People’s Park Centre raises en bloc reserve price

While most en bloc properties are sticking to or even lowering their reserve prices, there is one that is raising theirs.

335B Smith Street, Chinatown. Picture: iProperty

People’s Park Centre rising $1.3 billion reserve price

Before even hitting the market for the first time, People’s Park Centre is already rising its reserve price from $1.3 billion to $1.35 billion. The change was passed by the majority at an extraordinary general meeting (EOGM) last week.

People’s Park Centre, Chinatown. Picture:

While the 80% mandate has yet to be secured, the development will have 1 year from 9 January 2019 to get the necessary signatories.

Should the mandate be reached, the collective sale committee says they are looking at a mid-year collective sale launch. They have however set themselves a target to secure the mandate within 4 months.

During the EOGM, the method of appointment was set at 80% based on the valuation of the units, 10% on the area of the units and 10% on the share value. The new reserve price places a 45% premium over the valuation of the site, up from the original 41%.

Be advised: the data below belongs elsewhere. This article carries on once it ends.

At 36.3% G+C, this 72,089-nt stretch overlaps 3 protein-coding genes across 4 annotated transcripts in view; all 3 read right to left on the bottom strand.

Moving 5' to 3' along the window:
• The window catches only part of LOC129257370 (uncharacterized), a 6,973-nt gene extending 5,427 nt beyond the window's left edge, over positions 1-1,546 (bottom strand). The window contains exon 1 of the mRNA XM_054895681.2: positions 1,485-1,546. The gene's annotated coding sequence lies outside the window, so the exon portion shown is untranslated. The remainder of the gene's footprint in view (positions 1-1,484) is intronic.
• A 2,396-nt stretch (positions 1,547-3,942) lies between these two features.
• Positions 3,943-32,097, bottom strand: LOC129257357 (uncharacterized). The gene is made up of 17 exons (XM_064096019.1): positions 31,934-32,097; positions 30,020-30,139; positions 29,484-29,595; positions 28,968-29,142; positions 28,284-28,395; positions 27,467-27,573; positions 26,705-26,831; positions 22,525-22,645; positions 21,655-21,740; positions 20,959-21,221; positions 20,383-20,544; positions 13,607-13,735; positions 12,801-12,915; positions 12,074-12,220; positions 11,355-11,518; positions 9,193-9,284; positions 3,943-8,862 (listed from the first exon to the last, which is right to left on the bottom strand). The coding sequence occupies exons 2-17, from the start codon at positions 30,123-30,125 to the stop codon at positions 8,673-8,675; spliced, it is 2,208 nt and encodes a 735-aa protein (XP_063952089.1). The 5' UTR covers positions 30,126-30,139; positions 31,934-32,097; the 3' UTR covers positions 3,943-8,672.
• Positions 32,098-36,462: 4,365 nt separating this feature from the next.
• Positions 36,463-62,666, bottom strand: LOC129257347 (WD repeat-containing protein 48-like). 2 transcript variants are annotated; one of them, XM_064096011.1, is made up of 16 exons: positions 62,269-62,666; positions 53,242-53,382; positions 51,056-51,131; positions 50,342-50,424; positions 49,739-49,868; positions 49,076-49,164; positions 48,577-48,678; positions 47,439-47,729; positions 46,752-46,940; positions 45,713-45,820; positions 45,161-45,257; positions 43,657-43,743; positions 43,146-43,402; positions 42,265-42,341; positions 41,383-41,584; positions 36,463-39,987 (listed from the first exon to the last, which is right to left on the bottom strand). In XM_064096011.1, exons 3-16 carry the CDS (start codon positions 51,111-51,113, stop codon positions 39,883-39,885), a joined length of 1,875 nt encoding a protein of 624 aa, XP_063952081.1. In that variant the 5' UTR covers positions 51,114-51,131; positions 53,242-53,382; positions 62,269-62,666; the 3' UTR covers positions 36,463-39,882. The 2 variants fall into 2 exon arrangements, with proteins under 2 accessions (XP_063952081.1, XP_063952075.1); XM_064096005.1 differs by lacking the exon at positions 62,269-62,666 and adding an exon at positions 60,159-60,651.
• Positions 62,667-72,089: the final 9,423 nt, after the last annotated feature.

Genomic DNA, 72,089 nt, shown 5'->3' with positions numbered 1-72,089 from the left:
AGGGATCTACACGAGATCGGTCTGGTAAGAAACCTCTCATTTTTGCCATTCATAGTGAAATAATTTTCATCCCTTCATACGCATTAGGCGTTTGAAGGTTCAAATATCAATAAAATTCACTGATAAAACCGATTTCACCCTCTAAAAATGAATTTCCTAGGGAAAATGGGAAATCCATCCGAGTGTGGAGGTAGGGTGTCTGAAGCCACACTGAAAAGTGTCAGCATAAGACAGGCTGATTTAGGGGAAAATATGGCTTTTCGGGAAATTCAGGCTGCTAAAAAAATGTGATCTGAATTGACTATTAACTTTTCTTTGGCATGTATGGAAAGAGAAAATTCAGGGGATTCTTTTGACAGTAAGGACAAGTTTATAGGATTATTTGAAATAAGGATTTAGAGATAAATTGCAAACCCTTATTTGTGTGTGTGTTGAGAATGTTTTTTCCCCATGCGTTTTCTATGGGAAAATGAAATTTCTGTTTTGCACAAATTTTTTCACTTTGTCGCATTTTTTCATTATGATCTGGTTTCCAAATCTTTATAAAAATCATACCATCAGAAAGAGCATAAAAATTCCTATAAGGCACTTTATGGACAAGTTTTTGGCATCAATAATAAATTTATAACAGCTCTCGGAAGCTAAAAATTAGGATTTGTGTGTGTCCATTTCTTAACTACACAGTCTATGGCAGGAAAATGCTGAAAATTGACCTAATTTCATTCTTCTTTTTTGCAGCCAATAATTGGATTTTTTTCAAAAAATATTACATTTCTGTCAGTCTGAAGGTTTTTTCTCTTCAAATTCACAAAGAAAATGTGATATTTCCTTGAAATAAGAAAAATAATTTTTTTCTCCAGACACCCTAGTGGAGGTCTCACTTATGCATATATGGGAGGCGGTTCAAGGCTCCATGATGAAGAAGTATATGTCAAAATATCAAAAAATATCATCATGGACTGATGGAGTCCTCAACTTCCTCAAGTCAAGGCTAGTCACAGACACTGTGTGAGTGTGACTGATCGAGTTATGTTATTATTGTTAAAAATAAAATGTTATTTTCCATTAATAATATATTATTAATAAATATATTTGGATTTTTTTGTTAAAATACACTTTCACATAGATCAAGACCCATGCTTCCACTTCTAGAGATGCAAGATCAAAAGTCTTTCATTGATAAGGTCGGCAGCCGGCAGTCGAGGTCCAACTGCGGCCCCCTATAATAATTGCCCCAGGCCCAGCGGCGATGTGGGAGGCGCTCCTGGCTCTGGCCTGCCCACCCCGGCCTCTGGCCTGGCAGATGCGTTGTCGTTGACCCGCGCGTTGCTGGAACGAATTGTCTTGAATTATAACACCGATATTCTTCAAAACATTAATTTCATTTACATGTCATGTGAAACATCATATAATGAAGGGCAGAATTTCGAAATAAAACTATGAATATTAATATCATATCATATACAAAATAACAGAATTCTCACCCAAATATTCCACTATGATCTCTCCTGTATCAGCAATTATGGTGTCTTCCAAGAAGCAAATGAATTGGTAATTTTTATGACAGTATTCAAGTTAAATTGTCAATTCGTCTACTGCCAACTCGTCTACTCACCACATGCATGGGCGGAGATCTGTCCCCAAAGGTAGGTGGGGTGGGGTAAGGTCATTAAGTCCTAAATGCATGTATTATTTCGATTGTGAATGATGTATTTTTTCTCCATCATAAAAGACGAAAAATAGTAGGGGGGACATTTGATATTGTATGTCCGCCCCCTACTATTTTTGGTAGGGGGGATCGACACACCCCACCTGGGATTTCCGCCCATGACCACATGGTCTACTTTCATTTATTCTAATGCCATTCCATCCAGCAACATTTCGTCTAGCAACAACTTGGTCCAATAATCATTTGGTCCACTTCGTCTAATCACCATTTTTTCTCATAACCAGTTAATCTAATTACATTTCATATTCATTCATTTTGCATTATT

Rare Chinatown site expected to draw interest

Analysts are keeping an eye on the potential en bloc sale as this 96,000 sq ft Chinatown site is a rare one. It is zoned under commercial use in the current master plan.

The property currently consists of 120 apartment units, 256 offices, 324 shops and a carpark. There are more than 50 years left on the lease.

People’s Park Centre was built in the 1970s and it still holds many fond memories for the owners.

If the reserve price were to be met, each apartment, office and shop owner could receive up to $2.683 million, $4.431 million and $16.4 million each.

While some shop owners think that the reserve price is too low, the owner of the carpark may very well walk away with $56.7 million upon the successful sale of the site.

Mixed-use properties are often popular with developers but since last July’s property cooling curbs, they are no longer clamouring to fill up their land banks.

Analysts are expecting developers to be exercise more caution and to be more selective on land acquisition in the first half of the year. Mid-year might, however, be the turning point.

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